The Public Services Enterprise Group and Exelon, owners of the Salem nuclear power plant in New Jersey, filed notice with the Securities and Exchange Commission on Friday that gives notice to the state that capital investment in the two-reactor plant will cease without a guarantee of financial assistance from taxpayers.
The filing set up a standard tit-for-tat among nuclear power opponents who said the Salem facility was currently profitable and that the filing was a “ploy” to get the state to pass a bill that failed in the state capital in 2017, which would provide a subsidy of between $300 million to $350 million per year to the plant's owners. Exelon and PSEG are are trying to keep the plant operating despite a skid in wholesale prices for electricity due to the advent of hydro-fracking, which has lead to an unexpected excess of natural gas on the market, a glut that is lowering energy prices.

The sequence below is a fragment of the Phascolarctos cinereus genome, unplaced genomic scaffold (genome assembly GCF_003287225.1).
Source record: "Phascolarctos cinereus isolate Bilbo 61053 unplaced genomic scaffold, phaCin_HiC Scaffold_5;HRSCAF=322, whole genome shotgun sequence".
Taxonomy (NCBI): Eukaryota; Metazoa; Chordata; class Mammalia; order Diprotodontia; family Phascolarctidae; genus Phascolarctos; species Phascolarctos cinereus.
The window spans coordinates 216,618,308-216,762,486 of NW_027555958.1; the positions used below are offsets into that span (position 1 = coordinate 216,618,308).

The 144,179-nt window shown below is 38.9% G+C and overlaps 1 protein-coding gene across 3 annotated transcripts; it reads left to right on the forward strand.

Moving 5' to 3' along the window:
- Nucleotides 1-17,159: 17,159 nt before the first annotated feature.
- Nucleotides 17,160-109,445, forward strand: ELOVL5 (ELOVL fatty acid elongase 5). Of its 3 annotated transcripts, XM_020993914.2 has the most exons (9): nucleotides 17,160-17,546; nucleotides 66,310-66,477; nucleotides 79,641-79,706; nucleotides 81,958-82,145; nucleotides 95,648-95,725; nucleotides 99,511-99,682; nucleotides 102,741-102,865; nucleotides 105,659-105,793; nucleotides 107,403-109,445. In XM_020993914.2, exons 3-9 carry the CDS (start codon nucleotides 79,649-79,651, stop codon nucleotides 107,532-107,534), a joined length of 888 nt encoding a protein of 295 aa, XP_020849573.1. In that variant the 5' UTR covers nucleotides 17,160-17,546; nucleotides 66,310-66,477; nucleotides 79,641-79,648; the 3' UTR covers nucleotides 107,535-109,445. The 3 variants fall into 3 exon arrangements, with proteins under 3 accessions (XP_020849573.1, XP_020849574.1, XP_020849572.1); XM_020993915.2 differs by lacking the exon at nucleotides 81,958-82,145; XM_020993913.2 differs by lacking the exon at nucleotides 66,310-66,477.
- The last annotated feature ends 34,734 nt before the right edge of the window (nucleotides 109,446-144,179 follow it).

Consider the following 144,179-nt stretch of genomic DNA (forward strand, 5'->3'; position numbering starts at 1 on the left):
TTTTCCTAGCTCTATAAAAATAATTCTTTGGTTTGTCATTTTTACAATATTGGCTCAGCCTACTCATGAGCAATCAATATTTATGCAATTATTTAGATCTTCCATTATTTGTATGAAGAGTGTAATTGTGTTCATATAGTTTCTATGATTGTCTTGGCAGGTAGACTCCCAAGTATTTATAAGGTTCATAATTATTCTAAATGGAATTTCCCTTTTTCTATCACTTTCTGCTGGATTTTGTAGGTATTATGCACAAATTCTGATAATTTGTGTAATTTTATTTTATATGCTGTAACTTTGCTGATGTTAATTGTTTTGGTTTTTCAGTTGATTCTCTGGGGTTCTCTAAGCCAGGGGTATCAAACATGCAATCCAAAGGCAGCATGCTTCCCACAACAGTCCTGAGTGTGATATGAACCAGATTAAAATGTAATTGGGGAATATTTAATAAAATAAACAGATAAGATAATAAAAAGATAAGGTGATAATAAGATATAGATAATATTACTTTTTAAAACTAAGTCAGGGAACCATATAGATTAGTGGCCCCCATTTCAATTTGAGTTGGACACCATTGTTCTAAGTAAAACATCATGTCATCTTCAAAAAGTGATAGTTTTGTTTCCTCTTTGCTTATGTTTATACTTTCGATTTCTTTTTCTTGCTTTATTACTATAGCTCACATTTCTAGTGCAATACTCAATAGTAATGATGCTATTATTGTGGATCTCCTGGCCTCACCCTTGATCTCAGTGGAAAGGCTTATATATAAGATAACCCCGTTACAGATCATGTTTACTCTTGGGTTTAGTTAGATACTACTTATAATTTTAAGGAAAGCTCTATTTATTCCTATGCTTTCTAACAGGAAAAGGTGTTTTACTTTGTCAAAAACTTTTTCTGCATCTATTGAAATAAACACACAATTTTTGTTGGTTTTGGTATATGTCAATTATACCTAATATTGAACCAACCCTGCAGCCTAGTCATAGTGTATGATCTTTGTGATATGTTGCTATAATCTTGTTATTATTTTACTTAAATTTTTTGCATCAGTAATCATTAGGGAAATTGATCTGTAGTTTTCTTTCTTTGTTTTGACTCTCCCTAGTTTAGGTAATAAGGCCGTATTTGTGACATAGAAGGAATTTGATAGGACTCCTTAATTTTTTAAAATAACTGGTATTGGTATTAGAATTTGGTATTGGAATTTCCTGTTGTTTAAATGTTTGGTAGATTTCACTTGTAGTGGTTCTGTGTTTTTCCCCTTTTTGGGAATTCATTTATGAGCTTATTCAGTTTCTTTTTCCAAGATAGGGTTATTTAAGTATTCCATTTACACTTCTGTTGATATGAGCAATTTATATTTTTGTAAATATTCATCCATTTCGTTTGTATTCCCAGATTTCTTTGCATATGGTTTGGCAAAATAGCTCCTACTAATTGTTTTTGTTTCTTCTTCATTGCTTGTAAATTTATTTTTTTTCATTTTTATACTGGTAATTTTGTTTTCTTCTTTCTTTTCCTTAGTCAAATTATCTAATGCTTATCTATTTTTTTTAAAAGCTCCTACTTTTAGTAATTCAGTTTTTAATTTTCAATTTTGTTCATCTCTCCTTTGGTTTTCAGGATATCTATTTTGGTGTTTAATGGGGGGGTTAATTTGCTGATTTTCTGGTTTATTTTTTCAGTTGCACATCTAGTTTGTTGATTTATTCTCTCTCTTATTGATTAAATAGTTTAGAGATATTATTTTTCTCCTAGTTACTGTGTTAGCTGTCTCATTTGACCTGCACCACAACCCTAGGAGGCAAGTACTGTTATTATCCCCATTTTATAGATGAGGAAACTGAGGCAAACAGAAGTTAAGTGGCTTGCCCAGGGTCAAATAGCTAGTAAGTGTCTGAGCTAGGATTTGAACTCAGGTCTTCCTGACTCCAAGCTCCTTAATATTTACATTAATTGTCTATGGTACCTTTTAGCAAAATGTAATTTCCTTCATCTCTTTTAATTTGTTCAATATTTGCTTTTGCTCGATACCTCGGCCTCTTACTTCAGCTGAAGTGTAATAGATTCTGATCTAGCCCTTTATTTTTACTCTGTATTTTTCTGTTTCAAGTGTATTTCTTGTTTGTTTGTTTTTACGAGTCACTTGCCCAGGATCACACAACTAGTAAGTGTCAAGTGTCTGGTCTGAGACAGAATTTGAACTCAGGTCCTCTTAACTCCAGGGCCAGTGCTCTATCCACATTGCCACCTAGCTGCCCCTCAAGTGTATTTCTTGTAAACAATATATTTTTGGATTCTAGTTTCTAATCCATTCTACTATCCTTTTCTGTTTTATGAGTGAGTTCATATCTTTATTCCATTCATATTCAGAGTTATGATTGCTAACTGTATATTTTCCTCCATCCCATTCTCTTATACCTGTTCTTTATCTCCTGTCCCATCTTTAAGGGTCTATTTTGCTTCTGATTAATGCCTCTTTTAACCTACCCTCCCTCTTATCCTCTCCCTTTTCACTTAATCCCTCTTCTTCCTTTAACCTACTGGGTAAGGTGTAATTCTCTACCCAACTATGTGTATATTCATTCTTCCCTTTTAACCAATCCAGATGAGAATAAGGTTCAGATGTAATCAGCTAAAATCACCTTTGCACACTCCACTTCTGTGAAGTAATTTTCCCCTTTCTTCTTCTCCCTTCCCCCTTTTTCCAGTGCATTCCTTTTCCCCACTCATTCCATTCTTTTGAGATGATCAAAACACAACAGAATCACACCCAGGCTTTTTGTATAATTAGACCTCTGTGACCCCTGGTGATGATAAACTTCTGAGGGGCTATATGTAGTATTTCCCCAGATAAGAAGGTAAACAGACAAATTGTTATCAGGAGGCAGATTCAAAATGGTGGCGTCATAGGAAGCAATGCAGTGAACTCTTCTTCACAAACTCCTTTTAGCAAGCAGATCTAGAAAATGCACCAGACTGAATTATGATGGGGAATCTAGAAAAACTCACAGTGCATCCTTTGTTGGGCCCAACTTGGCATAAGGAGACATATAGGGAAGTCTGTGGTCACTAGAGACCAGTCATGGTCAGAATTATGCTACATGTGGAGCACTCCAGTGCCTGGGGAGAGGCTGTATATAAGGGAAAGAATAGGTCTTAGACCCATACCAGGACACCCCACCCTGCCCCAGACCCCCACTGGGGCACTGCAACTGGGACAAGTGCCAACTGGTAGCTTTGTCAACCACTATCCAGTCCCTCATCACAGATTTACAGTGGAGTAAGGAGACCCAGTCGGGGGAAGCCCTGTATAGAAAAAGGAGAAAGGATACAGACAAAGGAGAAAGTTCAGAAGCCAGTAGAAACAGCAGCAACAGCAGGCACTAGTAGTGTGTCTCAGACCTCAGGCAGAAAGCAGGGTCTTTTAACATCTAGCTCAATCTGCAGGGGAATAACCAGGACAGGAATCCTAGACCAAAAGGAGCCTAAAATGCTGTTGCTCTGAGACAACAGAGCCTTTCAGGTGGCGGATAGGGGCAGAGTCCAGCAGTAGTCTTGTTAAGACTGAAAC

A spokesman for PSEG Nuclear said the so-called “ploy” was the real McCoy. “We do not make frivolous SEC filings,” he said.
“Exelon is reluctant to make long-term investments in the Salem plant given the uncertainty about its long-term future. We understand their concerns and have agreed to cancel certain capital projects,” NJ.com quoted Delmar as saying.
While the projects in question range from small to large, the plant's owners will continue to invest in any federally mandated capital project, the companies asserted.
Salem Unit 1 and 2 represent half the reactors in the state, which derives 40 percent of its electricity from nuclear power. Of the other two reactors, Oyster Creek, also owned by Exelon, is slated to close this year, the company advancing its previous closure date in 2019 due to economic headwinds. The other nuclear plant in New Jersey is
PSEG-owned Hope Creek, which is also in Salem County.
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